The history of KDMS
In the long history of giving to MIT, planned gifts and bequests have been the largest source of income for MIT’s endowment. In 1994, MIT established the Katharine Dexter McCormick (1904) Society (KDMS) to honor those donors who continue this practice.
The society is named for Katharine Dexter McCormick, who was one of the most generous individual benefactors in MIT’s history. Her largest gift came as a bequest.
“Since my graduation in 1904,” she wrote in her will, “I have wished to express my gratitude to the Institute for its advanced policy of scientific education for women. This policy gave me the opportunity to obtain the scientific training which has been of inestimable value to me through my life.”
MIT invites alumni and friends who share Katharine Dexter McCormick’s commitment to the Institute to consider joining KDMS by creating a planned gift.
On September 23, 2018, KDMS members came together for their annual appreciation brunch at the Samberg Conference Center on campus. This event brought together KDMS members spanning a wide range of class years.
The brunch began with a surprise a cappella performance by the Chorallaries of MIT and continued with a presentation by Rainer Weiss ’55, PhD ’62 on his Nobel Prize-winning gravitational waves research. Professor Weiss introduced his work with an overview of Einstein's general theory of relativity, and continued with his collaboration with Caltech’s Kip Thorne to build the Laser Interferometer Gravitational-Wave Observatory (LIGO) research project. He also shared the story behind and groundbreaking findings from the first detection of a gravitational wave—the famous "chirp"—on September 14, 2015, along with further findings from gravitational waves caused by neutron star collisions, and a look at the future of gravitational wave research.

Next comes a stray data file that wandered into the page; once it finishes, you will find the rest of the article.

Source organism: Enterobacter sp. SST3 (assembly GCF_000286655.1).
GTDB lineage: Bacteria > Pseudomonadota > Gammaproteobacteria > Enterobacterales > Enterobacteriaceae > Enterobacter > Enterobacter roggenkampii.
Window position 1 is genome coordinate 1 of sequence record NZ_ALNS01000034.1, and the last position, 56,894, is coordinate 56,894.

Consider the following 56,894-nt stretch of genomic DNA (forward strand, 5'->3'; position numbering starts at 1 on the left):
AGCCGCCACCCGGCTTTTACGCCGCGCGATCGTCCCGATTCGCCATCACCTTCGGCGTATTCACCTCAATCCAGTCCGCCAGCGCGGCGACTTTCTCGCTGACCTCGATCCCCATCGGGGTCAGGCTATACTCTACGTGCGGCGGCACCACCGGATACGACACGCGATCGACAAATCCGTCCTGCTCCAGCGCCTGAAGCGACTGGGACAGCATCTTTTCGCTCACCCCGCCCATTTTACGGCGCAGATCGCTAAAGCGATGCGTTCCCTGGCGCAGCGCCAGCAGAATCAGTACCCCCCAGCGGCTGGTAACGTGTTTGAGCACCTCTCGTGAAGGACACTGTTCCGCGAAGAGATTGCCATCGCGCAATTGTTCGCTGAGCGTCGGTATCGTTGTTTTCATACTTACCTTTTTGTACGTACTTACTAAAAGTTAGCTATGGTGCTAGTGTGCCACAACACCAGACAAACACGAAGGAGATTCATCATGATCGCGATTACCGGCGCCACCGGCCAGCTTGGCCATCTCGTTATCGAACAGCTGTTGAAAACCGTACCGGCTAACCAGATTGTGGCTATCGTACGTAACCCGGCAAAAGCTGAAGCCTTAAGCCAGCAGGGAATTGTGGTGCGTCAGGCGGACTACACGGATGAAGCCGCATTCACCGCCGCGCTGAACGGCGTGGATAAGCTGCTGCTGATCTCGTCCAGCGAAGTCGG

The next KDMS appreciation brunch will be held in September 2019.
Become a KDMS Member
Have you already included MIT in your estate plan? Let us know! We would love to welcome you to the Katharine Dexter McCormick Society.